(B) the progress toward the milestones outlined in the GHSA national plans for those countries where the United States Government has committed to assist in implementing the GHSA and in annual work-plans outlining agency priorities for implementing the GHSA; and

(C) the external evaluations of United States and partner country capabilities to address infectious disease threats, including—

(i) the ability to achieve the targets outlined within the World Health Organization’s Joint External Evaluation tool; and

(ii) gaps identified by such external evaluations.

(d) Participation.—The Council shall consist of representatives, serving at the Assistant Secretary level or higher, from the following agencies:

(1) The Department of State.

(2) The Department of Defense.

(3) The Department of Justice.

(4) The Department of Agriculture.

(5) The Department of Health and Human Services.

(6) The Department of Labor.

(7) The Department of Homeland Security.

(8) The Office of Management and Budget.

(9) The United States Agency for International Development.

(10) The Environmental Protection Agency.

(11) The Centers for Disease Control and Prevention.

(12) The Office of Science and Technology Policy.

(13) The National Institutes of Health.

(14) The National Institute of Allergy and Infectious Diseases.

(15) Such other agencies as the Council determines to be appropriate.

(e) Specific roles and responsibilities.—

(1) IN GENERAL.—The heads of agencies referred to in subsection (d) shall—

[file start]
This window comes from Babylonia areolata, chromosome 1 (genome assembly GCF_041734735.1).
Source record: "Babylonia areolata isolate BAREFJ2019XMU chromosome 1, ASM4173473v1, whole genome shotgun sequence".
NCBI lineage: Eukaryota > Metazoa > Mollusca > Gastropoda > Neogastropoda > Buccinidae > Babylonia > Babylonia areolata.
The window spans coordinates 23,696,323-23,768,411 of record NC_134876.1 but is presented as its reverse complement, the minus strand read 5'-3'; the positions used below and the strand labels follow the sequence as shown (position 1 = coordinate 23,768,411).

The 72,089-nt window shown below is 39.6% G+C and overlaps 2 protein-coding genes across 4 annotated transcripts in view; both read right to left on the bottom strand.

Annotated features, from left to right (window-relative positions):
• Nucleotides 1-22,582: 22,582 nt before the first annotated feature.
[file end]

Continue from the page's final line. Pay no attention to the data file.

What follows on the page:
(A) make the GHSA and its implementation a high priority within their respective agencies and include GHSA-related activities within their respective agencies’ strategic planning and budget processes;

(B) designate a senior-level official to be responsible for the implementation of this Act;

(C) designate an appropriate representative at the Assistant Secretary level or higher to participate on the Council;

(D) keep the Council apprised of GHSA-related activities undertaken within their respective agencies;

(E) maintain responsibility for agency-related programmatic functions in coordination with host governments, country teams, and GHSA in-country teams, and in conjunction with other relevant agencies;

(F) coordinate with other agencies that are identified in this section to satisfy programmatic goals, and further facilitate coordination of country teams, implementers, and donors in host countries; and

(G) coordinate across GHSA national plans and with GHSA partners to which the United States is providing assistance.

(2) ADDITIONAL ROLES AND RESPONSIBILITIES.—In addition to the roles and responsibilities described in paragraph (1), the heads of the departments and agencies described in subsection (d) shall carry out their respective roles and responsibilities described in subsections (b) through (i) of section 3 of Executive Order 13747 (81 Fed. Reg. 78701; relating to Advancing the Global Health Security Agenda to Achieve a World Safe and Secure from Infectious Disease Threats), as in effect on the day before the date of the enactment of this Act.